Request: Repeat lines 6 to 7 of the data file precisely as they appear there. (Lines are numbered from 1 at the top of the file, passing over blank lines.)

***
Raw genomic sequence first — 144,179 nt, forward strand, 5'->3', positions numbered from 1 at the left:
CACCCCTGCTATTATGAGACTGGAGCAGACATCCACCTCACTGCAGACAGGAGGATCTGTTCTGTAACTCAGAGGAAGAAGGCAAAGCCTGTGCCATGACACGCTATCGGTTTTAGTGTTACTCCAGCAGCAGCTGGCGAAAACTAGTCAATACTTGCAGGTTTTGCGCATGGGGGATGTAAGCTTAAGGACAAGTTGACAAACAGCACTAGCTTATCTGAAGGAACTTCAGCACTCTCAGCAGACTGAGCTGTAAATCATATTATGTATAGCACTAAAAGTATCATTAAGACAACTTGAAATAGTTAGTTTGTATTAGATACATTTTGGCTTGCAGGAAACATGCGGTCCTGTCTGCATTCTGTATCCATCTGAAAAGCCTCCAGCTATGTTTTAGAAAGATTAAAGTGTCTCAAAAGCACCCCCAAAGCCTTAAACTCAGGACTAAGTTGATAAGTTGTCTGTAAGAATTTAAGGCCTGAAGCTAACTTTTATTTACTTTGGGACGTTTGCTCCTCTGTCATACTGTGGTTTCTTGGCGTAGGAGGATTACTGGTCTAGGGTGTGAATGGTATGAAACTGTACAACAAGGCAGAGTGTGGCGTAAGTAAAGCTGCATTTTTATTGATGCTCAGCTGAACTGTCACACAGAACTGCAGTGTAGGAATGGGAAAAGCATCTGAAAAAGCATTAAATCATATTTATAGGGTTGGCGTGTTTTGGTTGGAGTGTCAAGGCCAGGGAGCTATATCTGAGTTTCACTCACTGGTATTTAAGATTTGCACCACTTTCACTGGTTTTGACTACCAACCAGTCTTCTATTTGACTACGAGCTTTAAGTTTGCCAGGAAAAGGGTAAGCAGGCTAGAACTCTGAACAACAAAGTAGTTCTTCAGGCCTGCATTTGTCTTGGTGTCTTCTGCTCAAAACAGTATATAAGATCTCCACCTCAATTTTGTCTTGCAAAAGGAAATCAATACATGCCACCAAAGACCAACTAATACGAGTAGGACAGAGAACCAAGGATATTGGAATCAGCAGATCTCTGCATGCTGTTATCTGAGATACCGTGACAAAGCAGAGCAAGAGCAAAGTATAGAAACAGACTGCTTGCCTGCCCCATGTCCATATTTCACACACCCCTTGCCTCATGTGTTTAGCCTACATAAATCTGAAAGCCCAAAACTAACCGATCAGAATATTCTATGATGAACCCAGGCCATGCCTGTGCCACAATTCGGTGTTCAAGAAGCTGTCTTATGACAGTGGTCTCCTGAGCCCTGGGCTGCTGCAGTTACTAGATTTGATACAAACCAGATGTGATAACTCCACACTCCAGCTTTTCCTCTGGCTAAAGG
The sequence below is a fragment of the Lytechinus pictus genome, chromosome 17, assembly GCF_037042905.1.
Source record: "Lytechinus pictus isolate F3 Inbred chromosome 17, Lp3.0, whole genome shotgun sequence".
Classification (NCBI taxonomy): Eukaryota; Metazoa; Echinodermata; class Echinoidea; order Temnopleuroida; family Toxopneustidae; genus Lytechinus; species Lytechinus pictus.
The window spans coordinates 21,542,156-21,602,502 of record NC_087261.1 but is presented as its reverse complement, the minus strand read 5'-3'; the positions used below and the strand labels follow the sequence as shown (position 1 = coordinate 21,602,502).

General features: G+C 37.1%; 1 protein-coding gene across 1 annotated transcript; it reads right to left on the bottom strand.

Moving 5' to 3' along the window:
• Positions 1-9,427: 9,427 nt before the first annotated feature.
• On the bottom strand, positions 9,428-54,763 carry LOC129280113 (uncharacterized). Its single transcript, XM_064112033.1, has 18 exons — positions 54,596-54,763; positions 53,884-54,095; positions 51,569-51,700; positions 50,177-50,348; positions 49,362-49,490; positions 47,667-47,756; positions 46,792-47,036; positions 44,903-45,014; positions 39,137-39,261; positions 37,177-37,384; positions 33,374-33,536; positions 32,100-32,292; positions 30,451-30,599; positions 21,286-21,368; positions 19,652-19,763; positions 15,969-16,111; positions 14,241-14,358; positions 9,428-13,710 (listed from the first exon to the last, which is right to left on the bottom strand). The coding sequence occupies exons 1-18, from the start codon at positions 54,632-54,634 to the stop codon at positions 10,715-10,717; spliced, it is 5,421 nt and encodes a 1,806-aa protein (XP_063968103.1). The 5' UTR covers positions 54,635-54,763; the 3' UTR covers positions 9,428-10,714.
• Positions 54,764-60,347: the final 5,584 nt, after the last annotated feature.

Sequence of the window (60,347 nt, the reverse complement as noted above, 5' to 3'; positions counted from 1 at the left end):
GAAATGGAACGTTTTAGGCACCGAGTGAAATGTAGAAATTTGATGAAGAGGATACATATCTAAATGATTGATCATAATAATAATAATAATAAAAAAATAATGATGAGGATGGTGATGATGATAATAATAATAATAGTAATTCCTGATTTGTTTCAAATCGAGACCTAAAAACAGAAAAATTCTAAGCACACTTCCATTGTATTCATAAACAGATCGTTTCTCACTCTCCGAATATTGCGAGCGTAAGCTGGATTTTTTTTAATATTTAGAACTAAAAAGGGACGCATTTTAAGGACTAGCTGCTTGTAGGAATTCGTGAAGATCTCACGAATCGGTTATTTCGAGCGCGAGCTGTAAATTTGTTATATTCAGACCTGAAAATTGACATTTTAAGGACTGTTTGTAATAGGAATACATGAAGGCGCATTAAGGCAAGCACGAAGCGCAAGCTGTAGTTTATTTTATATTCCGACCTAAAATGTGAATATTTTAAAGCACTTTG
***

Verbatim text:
The window spans coordinates 21,542,156-21,602,502 of record NC_087261.1 but is presented as its reverse complement, the minus strand read 5'-3'; the positions used below and the strand labels follow the sequence as shown (position 1 = coordinate 21,602,502).

General features: G+C 37.1%; 1 protein-coding gene across 1 annotated transcript; it reads right to left on the bottom strand.